First encounter with Fluorosis

By Dr. Raja Reddy
My first encounter with examining a serious skeletal fluorosis case
my-first-encounter-with-fluorosis

I returned to India in January of 1968 after finishing my training in neurosurgery in England and United States of America.  On coming back,  I joined Osmania Medical College as assistant professor of neurosurgery and as a neurosurgeon at Osmania General Hospital.

Within a few weeks after my joining I saw a middle aged person hailing from Nalgonda with weakness in all four limbs. He had great difficulty in walking and had also became bedridden. On examining him I found that the he had a spinal cord compression in his cervical region which was confirmed by doing a cisternal myelogram. Back then in the late 60’s CT and MRI scans had not been invented and doing a cisternal myelogram was the only way of investigating a diseases that affected the spinal column.

X-Rays of forearm bones confirmed that the patient had been suffering from skeletal fluorosis. The patient had developed a bony overgrowth from the bones in the vertebrae which was causing a compression of his spinal cord. The only treatment available for such a case is operative removal of spinal cord compression. I operated upon this patient with great difficulty. He improved remarkably and was able to walk without support but had spasticity of the limbs so it was difficult to get him to be completely normal.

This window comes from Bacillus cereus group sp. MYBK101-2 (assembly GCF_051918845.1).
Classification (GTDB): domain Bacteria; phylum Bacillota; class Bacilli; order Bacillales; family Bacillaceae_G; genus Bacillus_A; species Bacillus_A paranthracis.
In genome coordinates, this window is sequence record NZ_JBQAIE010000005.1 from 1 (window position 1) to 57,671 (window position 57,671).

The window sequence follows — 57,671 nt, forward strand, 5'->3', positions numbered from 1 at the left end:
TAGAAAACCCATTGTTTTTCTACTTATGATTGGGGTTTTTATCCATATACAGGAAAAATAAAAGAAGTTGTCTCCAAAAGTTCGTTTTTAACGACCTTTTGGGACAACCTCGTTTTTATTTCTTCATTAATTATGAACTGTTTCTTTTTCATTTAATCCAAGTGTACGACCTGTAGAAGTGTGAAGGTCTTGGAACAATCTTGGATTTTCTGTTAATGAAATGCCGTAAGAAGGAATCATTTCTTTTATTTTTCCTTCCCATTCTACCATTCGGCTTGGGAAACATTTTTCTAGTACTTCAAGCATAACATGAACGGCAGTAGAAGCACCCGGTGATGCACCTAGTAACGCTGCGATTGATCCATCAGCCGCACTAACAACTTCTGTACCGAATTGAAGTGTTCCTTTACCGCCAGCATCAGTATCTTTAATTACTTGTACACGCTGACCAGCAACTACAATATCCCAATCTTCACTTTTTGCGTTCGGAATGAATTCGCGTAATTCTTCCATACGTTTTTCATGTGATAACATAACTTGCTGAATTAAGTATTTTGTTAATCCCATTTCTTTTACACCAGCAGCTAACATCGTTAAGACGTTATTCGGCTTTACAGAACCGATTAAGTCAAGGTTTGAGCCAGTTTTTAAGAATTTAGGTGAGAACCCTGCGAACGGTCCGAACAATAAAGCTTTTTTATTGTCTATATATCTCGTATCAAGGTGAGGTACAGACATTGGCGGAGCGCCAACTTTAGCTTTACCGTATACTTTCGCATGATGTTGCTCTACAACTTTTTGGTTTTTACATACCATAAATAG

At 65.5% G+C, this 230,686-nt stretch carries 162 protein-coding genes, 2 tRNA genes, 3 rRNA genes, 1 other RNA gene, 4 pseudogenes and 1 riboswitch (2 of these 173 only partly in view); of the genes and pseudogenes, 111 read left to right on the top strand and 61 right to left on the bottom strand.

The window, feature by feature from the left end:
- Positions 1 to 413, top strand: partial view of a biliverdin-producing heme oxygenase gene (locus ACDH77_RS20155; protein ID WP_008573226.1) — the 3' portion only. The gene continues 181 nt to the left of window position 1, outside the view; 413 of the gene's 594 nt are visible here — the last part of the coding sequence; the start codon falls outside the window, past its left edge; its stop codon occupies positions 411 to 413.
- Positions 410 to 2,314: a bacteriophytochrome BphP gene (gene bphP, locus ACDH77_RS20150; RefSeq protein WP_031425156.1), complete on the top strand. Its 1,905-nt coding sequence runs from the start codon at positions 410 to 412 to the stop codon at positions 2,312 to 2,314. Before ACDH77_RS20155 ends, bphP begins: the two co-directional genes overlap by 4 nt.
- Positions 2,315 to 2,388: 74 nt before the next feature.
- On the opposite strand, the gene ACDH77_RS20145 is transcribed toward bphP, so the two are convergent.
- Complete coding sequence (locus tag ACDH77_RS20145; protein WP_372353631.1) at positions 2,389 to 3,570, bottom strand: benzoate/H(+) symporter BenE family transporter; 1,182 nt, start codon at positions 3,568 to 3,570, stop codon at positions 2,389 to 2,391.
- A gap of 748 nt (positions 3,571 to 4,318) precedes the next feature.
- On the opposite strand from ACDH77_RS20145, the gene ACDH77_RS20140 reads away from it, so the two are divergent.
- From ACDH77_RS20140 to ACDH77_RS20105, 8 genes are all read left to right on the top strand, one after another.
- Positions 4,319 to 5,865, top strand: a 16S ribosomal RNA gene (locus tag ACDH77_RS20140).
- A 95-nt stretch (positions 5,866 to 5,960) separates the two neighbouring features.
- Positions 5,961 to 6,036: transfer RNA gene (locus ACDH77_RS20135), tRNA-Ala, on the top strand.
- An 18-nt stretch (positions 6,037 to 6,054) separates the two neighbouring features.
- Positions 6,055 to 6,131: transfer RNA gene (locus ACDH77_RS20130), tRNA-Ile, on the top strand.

I can say that he was relatively lucky as at least he was able to walk post operation!

But not all patients with a spinal cord compression are suitable for surgery. Some of those who are in poor general health cannot withstand the surgery. Some have extensive compression of the spinal cord from neck down to lower back and need multiple operations which they refuse.

This was my first encounter with a skeletal fluorosis case. Since then I have carried out around 400-500 skeletal fluorosis operations. I also got closely involved with INREM Foundation, around 6-7 years ago, who have a field program on fluorosis in Jhabua, Madhya Pradesh, essentially to see which interventions worked for helping arrest the disease.

It’s been an exciting involvement in trying to find out what works and what doesn’t in reducing the disease’s burden. With INREM Foundation becoming the secretariat for the Fluoride Knowledge and Action Network to rally people around to work on the issue nationally, it gives me further hope for the Fluorosis affected in the country.

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